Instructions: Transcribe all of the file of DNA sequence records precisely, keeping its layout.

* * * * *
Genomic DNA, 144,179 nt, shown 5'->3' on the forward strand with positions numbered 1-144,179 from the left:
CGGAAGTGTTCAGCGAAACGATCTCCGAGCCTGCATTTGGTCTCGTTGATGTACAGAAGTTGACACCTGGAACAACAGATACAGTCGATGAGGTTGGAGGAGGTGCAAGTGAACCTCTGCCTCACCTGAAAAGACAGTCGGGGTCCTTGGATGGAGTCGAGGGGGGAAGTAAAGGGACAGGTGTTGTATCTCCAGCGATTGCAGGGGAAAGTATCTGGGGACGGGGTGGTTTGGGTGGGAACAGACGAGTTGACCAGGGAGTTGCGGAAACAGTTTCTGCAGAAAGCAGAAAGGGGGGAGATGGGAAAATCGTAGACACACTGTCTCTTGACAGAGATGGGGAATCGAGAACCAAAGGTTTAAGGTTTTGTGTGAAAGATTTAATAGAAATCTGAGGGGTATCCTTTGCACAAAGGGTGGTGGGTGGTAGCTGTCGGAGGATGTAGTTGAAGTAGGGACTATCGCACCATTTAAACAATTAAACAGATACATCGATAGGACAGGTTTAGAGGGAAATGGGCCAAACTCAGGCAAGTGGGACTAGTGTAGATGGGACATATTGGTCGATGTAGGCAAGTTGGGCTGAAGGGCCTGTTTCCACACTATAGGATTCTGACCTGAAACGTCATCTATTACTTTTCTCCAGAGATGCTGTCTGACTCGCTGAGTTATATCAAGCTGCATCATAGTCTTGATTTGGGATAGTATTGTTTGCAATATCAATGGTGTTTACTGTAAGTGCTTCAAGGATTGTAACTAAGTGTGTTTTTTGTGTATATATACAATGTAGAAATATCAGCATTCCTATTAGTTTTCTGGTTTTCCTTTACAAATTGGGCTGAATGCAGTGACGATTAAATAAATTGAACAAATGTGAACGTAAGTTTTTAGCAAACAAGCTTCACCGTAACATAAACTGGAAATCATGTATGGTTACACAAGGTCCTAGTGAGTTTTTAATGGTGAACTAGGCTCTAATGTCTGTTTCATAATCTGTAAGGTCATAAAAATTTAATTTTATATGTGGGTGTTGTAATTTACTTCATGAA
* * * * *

Genomic DNA, 144,179 nt, shown 5'->3' on the forward strand with positions numbered 1-144,179 from the left:
CGGAAGTGTTCAGCGAAACGATCTCCGAGCCTGCATTTGGTCTCGTTGATGTACAGAAGTTGACACCTGGAACAACAGATACAGTCGATGAGGTTGGAGGAGGTGCAAGTGAACCTCTGCCTCACCTGAAAAGACAGTCGGGGTCCTTGGATGGAGTCGAGGGGGGAAGTAAAGGGACAGGTGTTGTATCTCCAGCGATTGCAGGGGAAAGTATCTGGGGACGGGGTGGTTTGGGTGGGAACAGACGAGTTGACCAGGGAGTTGCGGAAACAGTTTCTGCAGAAAGCAGAAAGGGGGGAGATGGGAAAATCGTAGACACACTGTCTCTTGACAGAGATGGGGAATCGAGAACCAAAGGTTTAAGGTTTTGTGTGAAAGATTTAATAGAAATCTGAGGGGTATCCTTTGCACAAAGGGTGGTGGGTGGTAGCTGTCGGAGGATGTAGTTGAAGTAGGGACTATCGCACCATTTAAACAATTAAACAGATACATCGATAGGACAGGTTTAGAGGGAAATGGGCCAAACTCAGGCAAGTGGGACTAGTGTAGATGGGACATATTGGTCGATGTAGGCAAGTTGGGCTGAAGGGCCTGTTTCCACACTATAGGATTCTGACCTGAAACGTCATCTATTACTTTTCTCCAGAGATGCTGTCTGACTCGCTGAGTTATATCAAGCTGCATCATAGTCTTGATTTGGGATAGTATTGTTTGCAATATCAATGGTGTTTACTGTAAGTGCTTCAAGGATTGTAACTAAGTGTGTTTTTTGTGTATATATACAATGTAGAAATATCAGCATTCCTATTAGTTTTCTGGTTTTCCTTTACAAATTGGGCTGAATGCAGTGACGATTAAATAAATTGAACAAATGTGAACGTAAGTTTTTAGCAAACAAGCTTCACCGTAACATAAACTGGAAATCATGTATGGTTACACAAGGTCCTAGTGAGTTTTTAATGGTGAACTAGGCTCTAATGTCTGTTTCATAATCTGTAAGGTCATAAAAATTTAATTTTATATGTGGGTGTTGTAATTTACTTCATGAA